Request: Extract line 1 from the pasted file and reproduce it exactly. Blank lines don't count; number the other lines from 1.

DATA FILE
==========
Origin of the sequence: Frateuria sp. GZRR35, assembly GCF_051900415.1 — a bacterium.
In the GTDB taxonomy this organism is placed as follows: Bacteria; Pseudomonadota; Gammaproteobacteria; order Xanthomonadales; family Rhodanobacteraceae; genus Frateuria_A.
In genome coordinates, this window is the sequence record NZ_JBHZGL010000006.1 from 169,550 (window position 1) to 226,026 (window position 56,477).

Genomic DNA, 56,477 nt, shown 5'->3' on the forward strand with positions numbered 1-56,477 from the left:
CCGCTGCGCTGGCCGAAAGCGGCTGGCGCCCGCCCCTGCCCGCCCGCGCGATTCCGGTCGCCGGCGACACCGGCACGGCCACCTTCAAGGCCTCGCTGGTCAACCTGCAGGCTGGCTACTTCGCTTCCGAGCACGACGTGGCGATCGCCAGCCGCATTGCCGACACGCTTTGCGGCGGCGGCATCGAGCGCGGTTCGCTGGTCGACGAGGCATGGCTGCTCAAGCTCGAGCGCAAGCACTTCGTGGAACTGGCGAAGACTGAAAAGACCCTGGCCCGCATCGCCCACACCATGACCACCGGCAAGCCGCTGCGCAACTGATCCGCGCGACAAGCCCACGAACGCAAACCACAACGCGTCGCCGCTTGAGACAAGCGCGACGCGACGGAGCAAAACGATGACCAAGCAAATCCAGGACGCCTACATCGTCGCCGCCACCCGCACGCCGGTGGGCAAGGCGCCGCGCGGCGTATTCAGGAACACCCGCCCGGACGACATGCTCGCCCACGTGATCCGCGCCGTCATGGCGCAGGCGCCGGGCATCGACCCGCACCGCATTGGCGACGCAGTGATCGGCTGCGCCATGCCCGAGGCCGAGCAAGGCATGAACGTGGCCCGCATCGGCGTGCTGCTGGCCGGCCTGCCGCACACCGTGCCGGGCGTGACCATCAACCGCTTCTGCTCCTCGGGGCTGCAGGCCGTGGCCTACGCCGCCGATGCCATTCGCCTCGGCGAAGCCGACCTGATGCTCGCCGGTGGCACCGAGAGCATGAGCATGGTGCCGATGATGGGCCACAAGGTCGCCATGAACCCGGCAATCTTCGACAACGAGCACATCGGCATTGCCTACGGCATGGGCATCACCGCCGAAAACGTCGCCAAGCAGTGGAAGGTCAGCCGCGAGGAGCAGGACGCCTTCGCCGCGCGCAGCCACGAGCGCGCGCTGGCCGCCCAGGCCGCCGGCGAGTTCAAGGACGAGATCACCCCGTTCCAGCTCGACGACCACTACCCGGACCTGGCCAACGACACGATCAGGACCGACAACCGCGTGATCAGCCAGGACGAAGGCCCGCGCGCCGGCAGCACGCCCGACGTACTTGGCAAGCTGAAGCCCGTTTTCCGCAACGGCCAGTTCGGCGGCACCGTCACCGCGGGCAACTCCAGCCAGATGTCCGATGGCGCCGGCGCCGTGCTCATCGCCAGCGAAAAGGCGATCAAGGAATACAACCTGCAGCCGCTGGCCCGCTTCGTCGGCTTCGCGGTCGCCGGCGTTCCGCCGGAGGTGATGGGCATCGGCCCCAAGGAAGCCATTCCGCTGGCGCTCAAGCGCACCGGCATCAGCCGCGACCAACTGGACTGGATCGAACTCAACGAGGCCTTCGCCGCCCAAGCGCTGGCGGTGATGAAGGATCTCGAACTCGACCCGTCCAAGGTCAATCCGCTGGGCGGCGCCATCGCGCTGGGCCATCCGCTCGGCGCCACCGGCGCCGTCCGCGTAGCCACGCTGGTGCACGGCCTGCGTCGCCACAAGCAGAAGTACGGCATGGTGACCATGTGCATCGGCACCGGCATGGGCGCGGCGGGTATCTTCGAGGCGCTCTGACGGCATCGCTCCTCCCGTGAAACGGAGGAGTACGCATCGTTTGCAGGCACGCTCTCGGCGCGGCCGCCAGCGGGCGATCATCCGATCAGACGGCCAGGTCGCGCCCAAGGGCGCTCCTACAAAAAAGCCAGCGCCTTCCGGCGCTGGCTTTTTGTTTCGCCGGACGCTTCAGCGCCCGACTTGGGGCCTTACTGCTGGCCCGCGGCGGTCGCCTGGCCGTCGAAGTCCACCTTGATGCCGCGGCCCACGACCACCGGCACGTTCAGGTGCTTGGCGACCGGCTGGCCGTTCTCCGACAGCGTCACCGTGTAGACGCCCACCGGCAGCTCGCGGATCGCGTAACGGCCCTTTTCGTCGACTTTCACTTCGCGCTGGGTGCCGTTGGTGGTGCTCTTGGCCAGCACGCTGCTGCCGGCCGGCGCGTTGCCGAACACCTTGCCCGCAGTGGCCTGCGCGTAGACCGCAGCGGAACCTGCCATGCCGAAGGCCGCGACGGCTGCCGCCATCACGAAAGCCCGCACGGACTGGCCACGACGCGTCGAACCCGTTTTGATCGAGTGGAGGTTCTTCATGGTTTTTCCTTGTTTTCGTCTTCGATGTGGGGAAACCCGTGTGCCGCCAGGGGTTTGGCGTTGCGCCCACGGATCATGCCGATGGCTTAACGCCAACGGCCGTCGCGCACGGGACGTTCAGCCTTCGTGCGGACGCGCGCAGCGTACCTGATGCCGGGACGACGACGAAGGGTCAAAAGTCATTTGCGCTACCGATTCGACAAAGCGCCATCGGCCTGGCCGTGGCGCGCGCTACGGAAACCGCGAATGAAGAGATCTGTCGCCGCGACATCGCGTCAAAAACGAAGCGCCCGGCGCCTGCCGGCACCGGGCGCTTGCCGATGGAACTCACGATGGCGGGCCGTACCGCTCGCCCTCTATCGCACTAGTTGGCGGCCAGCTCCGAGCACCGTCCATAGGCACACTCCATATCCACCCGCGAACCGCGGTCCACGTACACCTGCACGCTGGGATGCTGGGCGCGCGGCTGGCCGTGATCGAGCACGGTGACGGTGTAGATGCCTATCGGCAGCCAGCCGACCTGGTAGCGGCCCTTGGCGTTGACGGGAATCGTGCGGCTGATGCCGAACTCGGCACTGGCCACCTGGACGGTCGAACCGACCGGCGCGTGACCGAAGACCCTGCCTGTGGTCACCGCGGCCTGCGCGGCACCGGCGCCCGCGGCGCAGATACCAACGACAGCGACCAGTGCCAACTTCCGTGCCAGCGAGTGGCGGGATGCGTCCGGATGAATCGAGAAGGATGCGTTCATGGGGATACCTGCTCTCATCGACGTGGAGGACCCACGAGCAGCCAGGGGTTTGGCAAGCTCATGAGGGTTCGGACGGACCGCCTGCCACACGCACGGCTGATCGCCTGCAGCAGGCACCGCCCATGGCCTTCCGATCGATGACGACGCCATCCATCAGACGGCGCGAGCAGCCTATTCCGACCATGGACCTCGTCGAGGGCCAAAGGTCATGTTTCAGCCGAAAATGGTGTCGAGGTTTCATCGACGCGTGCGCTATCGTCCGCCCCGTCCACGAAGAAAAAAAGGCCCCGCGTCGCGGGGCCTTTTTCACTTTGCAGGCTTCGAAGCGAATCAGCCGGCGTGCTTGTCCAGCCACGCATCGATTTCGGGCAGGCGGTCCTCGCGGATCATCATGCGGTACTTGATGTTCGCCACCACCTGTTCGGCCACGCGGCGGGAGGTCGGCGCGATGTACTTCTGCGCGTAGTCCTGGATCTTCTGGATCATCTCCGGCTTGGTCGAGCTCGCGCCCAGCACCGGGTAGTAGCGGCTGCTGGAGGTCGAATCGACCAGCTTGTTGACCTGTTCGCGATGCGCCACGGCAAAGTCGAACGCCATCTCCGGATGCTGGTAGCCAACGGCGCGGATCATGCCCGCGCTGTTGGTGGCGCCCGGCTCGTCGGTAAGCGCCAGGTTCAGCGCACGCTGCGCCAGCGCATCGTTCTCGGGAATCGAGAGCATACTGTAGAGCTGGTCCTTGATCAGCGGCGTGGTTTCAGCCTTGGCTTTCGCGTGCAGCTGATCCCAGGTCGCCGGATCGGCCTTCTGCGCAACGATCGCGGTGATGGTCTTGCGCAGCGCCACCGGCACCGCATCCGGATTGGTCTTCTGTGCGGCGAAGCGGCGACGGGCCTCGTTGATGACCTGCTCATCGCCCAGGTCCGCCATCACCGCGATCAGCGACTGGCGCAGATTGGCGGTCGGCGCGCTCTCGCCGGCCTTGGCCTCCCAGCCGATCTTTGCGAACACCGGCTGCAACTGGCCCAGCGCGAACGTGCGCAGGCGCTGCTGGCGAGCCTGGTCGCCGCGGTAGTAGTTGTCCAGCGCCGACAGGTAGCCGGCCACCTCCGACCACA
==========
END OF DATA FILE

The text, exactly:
Origin of the sequence: Frateuria sp. GZRR35, assembly GCF_051900415.1 — a bacterium.